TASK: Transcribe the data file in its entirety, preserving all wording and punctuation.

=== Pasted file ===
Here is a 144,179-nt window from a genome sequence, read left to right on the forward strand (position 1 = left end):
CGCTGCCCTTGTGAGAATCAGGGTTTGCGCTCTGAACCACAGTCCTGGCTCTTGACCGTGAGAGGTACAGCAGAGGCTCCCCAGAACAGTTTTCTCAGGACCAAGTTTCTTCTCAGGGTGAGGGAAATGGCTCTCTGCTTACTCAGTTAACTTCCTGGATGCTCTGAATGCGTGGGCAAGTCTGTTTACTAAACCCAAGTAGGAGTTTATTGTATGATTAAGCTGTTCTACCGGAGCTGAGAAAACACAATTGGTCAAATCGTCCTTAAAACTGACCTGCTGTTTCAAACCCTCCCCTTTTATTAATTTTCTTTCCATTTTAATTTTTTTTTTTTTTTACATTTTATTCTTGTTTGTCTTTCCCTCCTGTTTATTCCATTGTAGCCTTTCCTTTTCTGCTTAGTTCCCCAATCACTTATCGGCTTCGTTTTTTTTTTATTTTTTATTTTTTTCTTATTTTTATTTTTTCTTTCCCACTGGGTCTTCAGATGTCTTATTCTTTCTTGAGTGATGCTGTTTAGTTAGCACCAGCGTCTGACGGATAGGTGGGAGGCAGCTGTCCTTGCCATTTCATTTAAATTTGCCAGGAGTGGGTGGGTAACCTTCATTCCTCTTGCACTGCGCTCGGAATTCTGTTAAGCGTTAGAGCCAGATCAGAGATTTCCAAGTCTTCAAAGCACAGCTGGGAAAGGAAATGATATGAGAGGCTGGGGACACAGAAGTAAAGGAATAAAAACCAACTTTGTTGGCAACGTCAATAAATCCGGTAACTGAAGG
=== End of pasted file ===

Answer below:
Here is a 144,179-nt window from a genome sequence, read left to right on the forward strand (position 1 = left end):
CGCTGCCCTTGTGAGAATCAGGGTTTGCGCTCTGAACCACAGTCCTGGCTCTTGACCGTGAGAGGTACAGCAGAGGCTCCCCAGAACAGTTTTCTCAGGACCAAGTTTCTTCTCAGGGTGAGGGAAATGGCTCTCTGCTTACTCAGTTAACTTCCTGGATGCTCTGAATGCGTGGGCAAGTCTGTTTACTAAACCCAAGTAGGAGTTTATTGTATGATTAAGCTGTTCTACCGGAGCTGAGAAAACACAATTGGTCAAATCGTCCTTAAAACTGACCTGCTGTTTCAAACCCTCCCCTTTTATTAATTTTCTTTCCATTTTAATTTTTTTTTTTTTTTACATTTTATTCTTGTTTGTCTTTCCCTCCTGTTTATTCCATTGTAGCCTTTCCTTTTCTGCTTAGTTCCCCAATCACTTATCGGCTTCGTTTTTTTTTTATTTTTTATTTTTTTCTTATTTTTATTTTTTCTTTCCCACTGGGTCTTCAGATGTCTTATTCTTTCTTGAGTGATGCTGTTTAGTTAGCACCAGCGTCTGACGGATAGGTGGGAGGCAGCTGTCCTTGCCATTTCATTTAAATTTGCCAGGAGTGGGTGGGTAACCTTCATTCCTCTTGCACTGCGCTCGGAATTCTGTTAAGCGTTAGAGCCAGATCAGAGATTTCCAAGTCTTCAAAGCACAGCTGGGAAAGGAAATGATATGAGAGGCTGGGGACACAGAAGTAAAGGAATAAAAACCAACTTTGTTGGCAACGTCAATAAATCCGGTAACTGAAGG